Camille’s Academy to introduce new skills/mental health programme in new school term

Guyana Chronicle

12/4/20222 min read

IN pursuing a “balanced approach” to education, Camille’s Academy Inc is gearing up to introduce its Life Skills and Mental Health Training Programme, targeting Grades Seven to 11, when the new school term begins in January.

Proprietor Camille Deokie Gorakh is adamant that academics alone will not cut it for her children and based on feedback the school received from the business community, she is now even surer that certain intrinsic skills and qualities must be taught in concert with the academic side of things.

As such, earlier this year, the school sought to strengthen its team capacity with training as it prepared itself to be the first school in Guyana to introduce the internationally recognised programme in life skills, mental health and well-being.

“Academics are important, but our school always advocates for a balanced approach to education,” Camille shared in an interview with Pepperpot Magazine, adding, “This is one of the many programmes which make us a leader in the education sector. How do we prepare our students for the rapidly changing future without data on these fundamental life skills? Our 2023 new year’s resolution is to continue to promote happy, healthy children with good moral values and ethics to contribute meaningfully to society.”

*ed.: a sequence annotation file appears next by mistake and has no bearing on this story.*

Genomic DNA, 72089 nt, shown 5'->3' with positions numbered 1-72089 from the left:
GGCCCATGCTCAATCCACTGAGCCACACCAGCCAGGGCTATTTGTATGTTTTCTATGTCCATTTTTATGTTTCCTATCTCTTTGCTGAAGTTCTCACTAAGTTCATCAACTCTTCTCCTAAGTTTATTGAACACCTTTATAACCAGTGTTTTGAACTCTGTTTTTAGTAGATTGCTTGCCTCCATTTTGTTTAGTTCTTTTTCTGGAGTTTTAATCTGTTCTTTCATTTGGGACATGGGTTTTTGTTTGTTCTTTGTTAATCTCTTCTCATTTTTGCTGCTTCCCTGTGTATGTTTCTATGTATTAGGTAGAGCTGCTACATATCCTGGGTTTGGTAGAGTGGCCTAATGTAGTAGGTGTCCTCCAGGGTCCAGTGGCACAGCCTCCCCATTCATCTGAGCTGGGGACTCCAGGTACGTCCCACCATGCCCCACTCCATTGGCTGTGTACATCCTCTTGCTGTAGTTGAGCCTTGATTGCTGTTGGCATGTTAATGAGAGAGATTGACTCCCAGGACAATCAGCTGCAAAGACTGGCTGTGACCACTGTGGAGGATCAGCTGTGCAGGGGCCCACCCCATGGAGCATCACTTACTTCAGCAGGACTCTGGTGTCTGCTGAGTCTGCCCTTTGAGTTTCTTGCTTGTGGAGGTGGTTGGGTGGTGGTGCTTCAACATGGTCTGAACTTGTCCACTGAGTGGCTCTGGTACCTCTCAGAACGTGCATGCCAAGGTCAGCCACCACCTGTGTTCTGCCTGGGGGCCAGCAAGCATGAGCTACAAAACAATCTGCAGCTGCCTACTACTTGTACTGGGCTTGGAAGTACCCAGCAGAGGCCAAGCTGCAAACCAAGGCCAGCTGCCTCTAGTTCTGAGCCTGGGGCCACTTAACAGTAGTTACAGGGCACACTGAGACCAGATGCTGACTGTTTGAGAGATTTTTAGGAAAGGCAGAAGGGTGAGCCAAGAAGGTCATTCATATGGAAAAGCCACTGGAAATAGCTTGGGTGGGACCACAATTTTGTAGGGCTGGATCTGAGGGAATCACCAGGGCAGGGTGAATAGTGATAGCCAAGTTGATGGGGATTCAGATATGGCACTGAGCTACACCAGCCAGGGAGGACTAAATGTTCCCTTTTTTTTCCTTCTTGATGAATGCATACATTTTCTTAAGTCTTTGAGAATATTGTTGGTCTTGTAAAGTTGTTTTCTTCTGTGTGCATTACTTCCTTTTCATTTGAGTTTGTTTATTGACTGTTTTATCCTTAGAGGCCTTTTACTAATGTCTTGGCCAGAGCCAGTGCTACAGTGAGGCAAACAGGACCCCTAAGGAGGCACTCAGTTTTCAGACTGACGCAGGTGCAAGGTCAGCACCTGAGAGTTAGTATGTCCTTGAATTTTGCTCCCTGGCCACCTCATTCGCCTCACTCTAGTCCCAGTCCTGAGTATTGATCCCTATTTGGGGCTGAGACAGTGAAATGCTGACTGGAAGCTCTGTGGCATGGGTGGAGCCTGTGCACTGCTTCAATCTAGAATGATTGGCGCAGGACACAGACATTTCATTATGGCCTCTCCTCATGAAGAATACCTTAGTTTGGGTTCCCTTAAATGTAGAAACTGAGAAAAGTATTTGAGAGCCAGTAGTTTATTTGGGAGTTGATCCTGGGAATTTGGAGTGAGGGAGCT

The 12 skills that have been identified as the most needed are: creativity, critical thinking, problem-solving, cooperation, negotiation, decision-making, self-management, resilience, communication, respect for diversity, empathy and participation.

“What I’ve realised over the years… yes, we produce a lot of kids, build them academically, but they’re not well rounded. What we have found as they go out, some basic skills are lacking and we realised that there’s so much more work that we need to get done to help them adapt to the working environment and build resilience,” Camille shared.
For one thing, she observed that it’s necessary for them to have the mental stamina to cope with the world of work. Based on feedback from workplaces, however, she said some students quit as soon as they are under a little pressure.

“We realised that giving them the 10-15 CXCs is not enough; there are so much more intrinsic qualities that we need to build in them. It’s a number of years now we have been watching and we realised that there’s a lot more we need to do as a school,” Camille added.

Coming out of COVID, she said a lot of work had to be done to get the kids to adapt to the new norm. “Building their mental stamina was our number one priority as they returned to school. So it’s not just pushing a curriculum; there’s quite a lot of work we had to do to get them to adjust.”
So far, her school has trained 20 staff members as mentors and has most recently sent another eight for training. These individuals were trained to handle the students, conduct assessments, and read and evaluate the results.

Meanwhile, in a previous interview, Camille had called on parents to continue to instill good morals, values and discipline in their children, so that they can be good citizens of society. “We are their first teachers. Schools and organisations are just there to enforce what you have already built, so you have to lay that foundation and always understand that parenting is [a] work in progress; every day you learn something new,” she stated.